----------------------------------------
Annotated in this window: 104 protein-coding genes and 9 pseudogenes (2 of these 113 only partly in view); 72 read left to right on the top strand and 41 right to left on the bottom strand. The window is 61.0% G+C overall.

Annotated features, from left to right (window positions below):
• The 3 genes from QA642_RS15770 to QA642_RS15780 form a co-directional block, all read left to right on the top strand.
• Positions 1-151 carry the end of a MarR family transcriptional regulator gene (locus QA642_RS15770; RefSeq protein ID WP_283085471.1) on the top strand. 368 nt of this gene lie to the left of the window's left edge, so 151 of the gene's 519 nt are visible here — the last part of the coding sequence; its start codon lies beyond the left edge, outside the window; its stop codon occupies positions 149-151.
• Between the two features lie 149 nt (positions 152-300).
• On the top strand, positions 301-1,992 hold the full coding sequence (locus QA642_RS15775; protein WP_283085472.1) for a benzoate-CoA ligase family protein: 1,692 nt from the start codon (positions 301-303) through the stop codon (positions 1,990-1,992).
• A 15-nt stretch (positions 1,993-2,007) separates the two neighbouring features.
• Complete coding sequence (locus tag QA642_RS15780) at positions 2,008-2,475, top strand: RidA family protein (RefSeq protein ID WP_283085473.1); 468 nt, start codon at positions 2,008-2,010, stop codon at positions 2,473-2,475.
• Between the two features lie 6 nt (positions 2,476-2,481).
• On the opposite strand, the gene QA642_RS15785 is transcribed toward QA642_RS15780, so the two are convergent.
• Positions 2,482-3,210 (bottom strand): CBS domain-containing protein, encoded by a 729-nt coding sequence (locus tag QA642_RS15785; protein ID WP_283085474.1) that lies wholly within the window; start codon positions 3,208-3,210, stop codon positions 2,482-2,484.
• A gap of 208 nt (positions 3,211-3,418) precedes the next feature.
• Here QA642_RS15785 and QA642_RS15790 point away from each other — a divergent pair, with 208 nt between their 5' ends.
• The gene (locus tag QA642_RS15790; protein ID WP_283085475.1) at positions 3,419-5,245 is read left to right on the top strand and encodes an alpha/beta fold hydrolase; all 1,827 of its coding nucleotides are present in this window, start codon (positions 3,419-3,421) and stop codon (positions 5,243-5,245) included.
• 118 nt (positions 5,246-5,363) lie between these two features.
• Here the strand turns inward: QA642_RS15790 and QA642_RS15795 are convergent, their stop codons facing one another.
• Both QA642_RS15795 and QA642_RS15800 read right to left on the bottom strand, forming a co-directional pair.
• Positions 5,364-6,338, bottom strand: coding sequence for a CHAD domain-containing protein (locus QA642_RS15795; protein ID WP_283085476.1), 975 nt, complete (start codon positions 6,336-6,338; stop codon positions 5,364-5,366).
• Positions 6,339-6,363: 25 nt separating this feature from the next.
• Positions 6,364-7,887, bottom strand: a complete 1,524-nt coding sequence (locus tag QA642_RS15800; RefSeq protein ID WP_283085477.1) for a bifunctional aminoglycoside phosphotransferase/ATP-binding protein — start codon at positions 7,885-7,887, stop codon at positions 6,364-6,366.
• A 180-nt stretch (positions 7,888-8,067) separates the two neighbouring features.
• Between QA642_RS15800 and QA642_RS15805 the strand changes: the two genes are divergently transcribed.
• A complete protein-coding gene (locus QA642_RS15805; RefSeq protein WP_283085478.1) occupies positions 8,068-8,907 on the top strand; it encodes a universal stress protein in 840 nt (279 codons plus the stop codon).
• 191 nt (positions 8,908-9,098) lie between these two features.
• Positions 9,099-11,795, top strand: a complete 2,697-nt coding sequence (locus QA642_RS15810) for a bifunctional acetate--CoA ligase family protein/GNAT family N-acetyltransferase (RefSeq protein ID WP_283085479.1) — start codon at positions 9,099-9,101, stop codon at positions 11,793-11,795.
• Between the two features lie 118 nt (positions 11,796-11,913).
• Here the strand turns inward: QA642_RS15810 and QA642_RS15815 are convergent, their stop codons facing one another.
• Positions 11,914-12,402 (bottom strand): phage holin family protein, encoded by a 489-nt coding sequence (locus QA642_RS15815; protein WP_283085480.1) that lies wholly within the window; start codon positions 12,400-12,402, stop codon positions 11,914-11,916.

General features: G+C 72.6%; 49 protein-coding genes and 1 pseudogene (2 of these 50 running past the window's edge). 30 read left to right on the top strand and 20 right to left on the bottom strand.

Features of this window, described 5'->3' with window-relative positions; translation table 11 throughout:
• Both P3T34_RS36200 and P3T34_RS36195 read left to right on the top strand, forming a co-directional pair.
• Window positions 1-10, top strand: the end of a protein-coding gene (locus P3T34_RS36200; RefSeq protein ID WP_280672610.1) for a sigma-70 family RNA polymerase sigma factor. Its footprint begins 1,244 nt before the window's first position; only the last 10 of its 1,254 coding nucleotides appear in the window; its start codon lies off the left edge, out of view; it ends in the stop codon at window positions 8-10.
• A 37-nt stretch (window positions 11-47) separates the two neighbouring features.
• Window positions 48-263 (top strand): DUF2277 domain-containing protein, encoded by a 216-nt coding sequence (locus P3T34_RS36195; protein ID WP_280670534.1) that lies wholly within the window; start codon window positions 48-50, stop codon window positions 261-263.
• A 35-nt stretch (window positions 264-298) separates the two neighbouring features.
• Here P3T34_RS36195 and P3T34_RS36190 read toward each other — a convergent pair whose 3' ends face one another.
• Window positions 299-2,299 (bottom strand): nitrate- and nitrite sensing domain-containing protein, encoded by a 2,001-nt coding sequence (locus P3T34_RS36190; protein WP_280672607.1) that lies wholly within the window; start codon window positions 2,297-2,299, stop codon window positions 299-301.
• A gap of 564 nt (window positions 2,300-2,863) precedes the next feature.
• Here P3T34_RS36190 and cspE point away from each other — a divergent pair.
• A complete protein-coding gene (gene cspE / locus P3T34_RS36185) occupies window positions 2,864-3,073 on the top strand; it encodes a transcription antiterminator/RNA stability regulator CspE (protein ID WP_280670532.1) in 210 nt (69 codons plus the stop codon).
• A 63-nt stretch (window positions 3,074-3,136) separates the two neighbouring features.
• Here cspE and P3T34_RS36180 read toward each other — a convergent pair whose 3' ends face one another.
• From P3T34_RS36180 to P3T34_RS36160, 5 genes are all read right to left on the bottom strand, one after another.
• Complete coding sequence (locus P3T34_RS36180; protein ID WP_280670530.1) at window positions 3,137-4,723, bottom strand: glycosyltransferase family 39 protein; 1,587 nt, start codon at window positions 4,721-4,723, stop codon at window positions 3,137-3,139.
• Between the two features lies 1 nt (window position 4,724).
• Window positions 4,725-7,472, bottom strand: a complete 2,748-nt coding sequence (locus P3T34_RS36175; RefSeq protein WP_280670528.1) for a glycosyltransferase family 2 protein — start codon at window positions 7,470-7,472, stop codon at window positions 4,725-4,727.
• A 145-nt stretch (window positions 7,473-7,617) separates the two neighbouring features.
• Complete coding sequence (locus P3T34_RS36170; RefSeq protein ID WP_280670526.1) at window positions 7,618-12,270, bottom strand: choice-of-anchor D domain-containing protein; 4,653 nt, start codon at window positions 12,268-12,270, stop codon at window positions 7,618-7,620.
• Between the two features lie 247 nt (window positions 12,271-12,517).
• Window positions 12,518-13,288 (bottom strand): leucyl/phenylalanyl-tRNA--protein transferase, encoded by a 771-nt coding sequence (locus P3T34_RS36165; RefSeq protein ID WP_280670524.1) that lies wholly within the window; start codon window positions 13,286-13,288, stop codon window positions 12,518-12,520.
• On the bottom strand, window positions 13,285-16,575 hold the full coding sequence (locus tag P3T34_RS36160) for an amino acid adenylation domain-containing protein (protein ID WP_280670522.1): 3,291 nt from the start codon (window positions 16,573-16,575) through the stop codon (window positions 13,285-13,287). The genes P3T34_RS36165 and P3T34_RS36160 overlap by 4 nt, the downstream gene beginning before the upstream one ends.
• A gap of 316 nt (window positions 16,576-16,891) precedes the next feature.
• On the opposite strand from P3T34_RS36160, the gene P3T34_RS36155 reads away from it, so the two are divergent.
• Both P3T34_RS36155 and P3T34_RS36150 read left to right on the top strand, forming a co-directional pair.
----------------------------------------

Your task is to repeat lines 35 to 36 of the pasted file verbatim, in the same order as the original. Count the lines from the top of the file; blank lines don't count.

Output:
• A 35-nt stretch (window positions 264-298) separates the two neighbouring features.
• Here P3T34_RS36195 and P3T34_RS36190 read toward each other — a convergent pair whose 3' ends face one another.